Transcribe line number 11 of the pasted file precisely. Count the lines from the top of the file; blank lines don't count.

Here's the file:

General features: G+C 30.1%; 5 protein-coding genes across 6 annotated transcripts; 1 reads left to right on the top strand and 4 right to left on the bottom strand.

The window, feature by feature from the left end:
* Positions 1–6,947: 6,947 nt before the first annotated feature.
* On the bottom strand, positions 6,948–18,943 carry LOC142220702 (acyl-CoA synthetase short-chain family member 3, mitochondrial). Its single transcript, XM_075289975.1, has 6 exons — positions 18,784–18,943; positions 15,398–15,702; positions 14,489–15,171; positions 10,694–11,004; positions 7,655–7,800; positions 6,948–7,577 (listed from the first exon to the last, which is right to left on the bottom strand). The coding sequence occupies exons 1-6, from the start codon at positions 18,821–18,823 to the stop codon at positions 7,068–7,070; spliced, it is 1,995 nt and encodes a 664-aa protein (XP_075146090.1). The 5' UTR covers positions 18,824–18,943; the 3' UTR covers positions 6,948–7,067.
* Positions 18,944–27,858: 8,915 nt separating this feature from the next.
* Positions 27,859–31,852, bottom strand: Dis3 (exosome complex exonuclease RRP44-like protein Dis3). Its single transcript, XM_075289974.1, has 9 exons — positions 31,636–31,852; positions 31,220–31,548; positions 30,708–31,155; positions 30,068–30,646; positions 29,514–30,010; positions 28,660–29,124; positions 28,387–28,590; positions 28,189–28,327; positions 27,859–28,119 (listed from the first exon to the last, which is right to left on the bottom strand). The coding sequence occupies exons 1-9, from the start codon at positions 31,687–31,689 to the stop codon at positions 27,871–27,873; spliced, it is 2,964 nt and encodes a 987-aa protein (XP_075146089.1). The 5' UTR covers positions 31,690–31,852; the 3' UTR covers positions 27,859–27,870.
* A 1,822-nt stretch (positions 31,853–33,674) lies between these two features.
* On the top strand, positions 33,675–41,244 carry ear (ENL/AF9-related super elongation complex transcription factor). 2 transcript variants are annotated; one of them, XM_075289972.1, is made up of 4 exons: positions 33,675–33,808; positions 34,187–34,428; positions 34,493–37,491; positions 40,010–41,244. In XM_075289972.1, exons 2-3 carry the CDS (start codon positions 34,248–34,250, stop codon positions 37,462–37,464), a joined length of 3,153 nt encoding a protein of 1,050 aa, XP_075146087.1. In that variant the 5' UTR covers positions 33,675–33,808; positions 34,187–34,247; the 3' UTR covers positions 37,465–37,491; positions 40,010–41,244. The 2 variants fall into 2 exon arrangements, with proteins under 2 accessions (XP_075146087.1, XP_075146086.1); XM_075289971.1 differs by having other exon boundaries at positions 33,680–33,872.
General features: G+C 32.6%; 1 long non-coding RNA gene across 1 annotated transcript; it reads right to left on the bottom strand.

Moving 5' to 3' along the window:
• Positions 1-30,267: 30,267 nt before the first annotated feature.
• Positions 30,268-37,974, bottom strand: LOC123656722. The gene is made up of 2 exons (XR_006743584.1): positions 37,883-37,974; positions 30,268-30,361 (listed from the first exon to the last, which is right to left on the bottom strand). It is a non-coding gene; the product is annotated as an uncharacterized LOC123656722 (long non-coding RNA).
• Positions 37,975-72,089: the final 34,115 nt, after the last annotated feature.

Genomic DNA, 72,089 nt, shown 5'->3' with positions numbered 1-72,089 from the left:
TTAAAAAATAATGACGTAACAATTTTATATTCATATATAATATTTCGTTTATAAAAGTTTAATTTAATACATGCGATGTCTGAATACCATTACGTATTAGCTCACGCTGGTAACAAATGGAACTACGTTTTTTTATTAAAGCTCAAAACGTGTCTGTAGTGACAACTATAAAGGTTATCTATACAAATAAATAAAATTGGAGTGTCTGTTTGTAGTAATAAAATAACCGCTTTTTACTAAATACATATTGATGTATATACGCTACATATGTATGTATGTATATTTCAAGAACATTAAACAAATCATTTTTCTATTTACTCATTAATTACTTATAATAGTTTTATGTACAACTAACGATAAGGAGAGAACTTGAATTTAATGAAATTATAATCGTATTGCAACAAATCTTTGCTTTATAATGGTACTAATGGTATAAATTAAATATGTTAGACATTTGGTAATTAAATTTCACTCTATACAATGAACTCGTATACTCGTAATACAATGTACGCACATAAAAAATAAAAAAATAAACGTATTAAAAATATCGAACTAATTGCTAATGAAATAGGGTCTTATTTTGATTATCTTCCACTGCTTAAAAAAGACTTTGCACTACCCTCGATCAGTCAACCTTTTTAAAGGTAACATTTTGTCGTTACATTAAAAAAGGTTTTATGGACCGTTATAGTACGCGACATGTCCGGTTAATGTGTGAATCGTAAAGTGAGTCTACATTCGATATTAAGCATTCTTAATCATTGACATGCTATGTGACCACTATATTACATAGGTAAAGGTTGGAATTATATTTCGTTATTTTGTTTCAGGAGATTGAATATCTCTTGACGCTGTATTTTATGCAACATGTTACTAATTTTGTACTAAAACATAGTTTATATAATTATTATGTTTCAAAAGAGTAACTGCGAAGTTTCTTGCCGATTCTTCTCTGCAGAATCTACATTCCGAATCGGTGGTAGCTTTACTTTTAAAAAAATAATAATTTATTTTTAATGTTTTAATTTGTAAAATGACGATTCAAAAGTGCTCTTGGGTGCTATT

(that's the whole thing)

• Positions 1-30,267: 30,267 nt before the first annotated feature.